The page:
Both of the above are excellent, I know a tech who uses those tools daily for years. Do not use those walmart death cans and gauges...learn how to charge A/C with the dual manifold. You can get very close on the freon charge by using a diet scale. Do not use any additives, sealers, enhancers etc. in the system. Pure R134a. Use PAG 46 oil only. Prelube the compressor, add oil to the new accumulator. Do not flush unless you have black fragments in the system. You should add about 5-6 oz of oil (I believe there is 8 total but you will have some left). Its better to have a bit more than less). Check the oil capacity.

http://www.harborfreight.com/cpi/ctaf/displayitem.taf?Itemnumber=97576

You can also search for 20% coupons, they come up here and there. Sign up for their specials.


Buy new O-rings for any fitting you open. Use NYLOG if you can get it on the O-rings, prevents leaks and dryout.
________
Aceline cam
 

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Discussion Starter #16
Yikes, it looks like things just got a whole lot more complicated!

As I said, I think I'm going to leave the charging and discharging to the guys at the shop. But the replacement of parts I will most likely be doing myself.

Aside from the 'raw main' parts (being the compressor, accumulator and orifice tube line... I think I'm going to order them all from RockAuto), is there anything else I will need? I assume replacement O rings would come packaged with the new parts? And is there any prep I would need to do to the equipment before I hook it all up? Right now my mind pictures simply bolting and unbolting parts. As I said, I'll be taking the car to the pros to have them charge it up for me.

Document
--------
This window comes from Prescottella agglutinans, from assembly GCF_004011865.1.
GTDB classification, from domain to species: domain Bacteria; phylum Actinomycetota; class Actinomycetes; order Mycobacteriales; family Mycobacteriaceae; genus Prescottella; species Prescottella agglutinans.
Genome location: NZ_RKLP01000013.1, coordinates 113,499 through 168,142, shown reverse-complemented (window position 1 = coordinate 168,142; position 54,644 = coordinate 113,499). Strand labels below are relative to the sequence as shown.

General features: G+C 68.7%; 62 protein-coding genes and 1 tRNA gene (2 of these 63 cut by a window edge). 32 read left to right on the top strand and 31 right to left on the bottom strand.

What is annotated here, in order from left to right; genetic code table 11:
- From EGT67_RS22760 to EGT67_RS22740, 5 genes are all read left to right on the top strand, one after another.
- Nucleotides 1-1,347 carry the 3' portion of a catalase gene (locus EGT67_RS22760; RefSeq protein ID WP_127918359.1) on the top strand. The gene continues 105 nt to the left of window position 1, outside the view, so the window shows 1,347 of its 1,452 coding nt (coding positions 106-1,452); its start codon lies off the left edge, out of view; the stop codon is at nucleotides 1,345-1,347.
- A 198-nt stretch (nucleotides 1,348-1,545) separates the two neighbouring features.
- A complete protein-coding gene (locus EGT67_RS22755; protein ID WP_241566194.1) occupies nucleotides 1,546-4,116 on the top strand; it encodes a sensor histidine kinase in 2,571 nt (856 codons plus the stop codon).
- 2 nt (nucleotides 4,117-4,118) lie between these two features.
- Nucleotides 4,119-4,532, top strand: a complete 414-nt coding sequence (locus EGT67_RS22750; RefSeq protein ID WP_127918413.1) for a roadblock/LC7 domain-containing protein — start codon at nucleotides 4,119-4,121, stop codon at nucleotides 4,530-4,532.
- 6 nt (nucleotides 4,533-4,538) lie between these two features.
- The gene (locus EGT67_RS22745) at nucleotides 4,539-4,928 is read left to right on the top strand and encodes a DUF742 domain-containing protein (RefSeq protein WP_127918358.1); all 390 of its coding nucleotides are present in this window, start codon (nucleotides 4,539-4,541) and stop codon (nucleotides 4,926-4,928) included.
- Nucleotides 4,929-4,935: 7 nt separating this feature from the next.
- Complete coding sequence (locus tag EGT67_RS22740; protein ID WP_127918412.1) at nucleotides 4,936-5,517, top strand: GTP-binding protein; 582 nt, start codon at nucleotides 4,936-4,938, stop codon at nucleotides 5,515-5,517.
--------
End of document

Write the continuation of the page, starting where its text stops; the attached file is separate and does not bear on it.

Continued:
As far as the compressor goes, I know for sure that it's shot for good. It's still locked up tight as a drum - won't budge. The last time I had the clutch engaged it locked up the pulley completely and it was smoking my serpentine belt; obviously something you wouldn't want to persist for long (or repeat many times).

Also, good news! I just ordered both shop manuals off ebay. $30 for both, shipped.
 

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Discussion Starter #18 (Edited)

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ackits.com is the greatest. I buy all my a/c stuff from them.


The harbor freight post may help others in the future who may want to do their own A/C work. Again, those tools were less than what places wanted to charge me to do A/C service. It starts at $125 here.
________
SexyBarbie
 

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Discussion Starter #20
Of course. It is yet to be determined what the places around me are going to ask to do what I need them to do, hopefully it's less than $100 for a simple evac/recharge. Heck, if I can find someone to just evacuate the system for me I'd charge it myself.

It looks like I'm going to have to replace all components related to the A/C system. A member on the ackits forums mentioned that all the crap that the compressor likely shot out as it was dying is now clogging up every part of my system. Everything needs to go, with the exception of the evaporator if I can flush it properly. However it looks like there's some special equipment needed to do even that so I fear I'll have to simply replace it.